John Henry Foley (1818-74), R. A.
Source: 1851 Art Journal
“The subject of ‘Innocence’ has long been a favourite one among modern sculptors, of other countries as well as of our own; we can, therefore, scarcely expect to see much novelty in any treatment of it in the present day, nor is it one which really admits of it. To render it generally acceptable it is necessary only that the grace — one of heaven's sweetest and best—should be exemplified in the "form and features" of its possessor; and this Mr. Foley's statue indubitably reveals. "Innocence" is always symbolised under the type of a young girl, (and we are not so ungallant as to question the propriety of the adjudication;) the sculptor here has placed a dove, the scriptural representative of the virtue, in her bosom, where she is fondly caressing the bird. The figure is semi-nude; it is effectively supported” by the drapery below in a manner to give elegance to the upper part of the person. The head and face are charmingly indicative of the sentiment intended to bo conveyed, while the limbs and body are admirably modelled. The work is one of simple elegance; it is of life-size, and was exhibited at the Royal Academy in 1848.” [continued below]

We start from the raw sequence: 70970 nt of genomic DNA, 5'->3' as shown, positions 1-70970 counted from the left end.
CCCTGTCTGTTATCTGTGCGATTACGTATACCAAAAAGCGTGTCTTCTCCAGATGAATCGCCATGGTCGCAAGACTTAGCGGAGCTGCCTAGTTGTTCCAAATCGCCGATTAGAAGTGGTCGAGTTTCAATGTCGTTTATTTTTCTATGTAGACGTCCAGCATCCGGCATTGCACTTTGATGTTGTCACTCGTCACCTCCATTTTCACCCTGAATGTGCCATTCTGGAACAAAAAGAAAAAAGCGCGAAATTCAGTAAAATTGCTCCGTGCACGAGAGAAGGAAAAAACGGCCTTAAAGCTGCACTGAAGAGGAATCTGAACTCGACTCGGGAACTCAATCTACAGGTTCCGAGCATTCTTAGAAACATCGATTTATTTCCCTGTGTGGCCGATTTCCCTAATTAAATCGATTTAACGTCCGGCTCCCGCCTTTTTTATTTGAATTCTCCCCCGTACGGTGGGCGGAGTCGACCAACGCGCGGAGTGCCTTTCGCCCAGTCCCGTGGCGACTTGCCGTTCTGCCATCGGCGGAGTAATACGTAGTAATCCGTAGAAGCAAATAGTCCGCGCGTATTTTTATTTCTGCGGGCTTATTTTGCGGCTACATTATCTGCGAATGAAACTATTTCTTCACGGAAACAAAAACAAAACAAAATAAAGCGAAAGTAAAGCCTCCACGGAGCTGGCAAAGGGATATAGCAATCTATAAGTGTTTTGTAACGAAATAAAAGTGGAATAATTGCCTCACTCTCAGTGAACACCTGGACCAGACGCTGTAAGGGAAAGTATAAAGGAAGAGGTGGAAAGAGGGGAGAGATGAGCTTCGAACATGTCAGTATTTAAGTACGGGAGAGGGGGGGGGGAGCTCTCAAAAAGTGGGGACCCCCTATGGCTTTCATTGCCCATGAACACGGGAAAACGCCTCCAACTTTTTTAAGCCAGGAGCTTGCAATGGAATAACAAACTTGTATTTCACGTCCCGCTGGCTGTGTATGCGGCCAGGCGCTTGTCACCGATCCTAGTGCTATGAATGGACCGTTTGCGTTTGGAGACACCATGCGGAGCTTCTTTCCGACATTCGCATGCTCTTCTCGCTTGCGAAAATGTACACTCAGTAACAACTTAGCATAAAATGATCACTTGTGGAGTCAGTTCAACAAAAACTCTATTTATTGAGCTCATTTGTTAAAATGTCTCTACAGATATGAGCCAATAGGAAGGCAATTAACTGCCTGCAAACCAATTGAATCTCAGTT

Image capture and formatting by George P. Landow.
[You may use this image without prior permission for any scholarly or educational purpose as long as you (1) credit the Hathi Trust Digital Library and the University of Michigan and (2) link your document to this URL in a web document or cite the Victorian Web in a print one]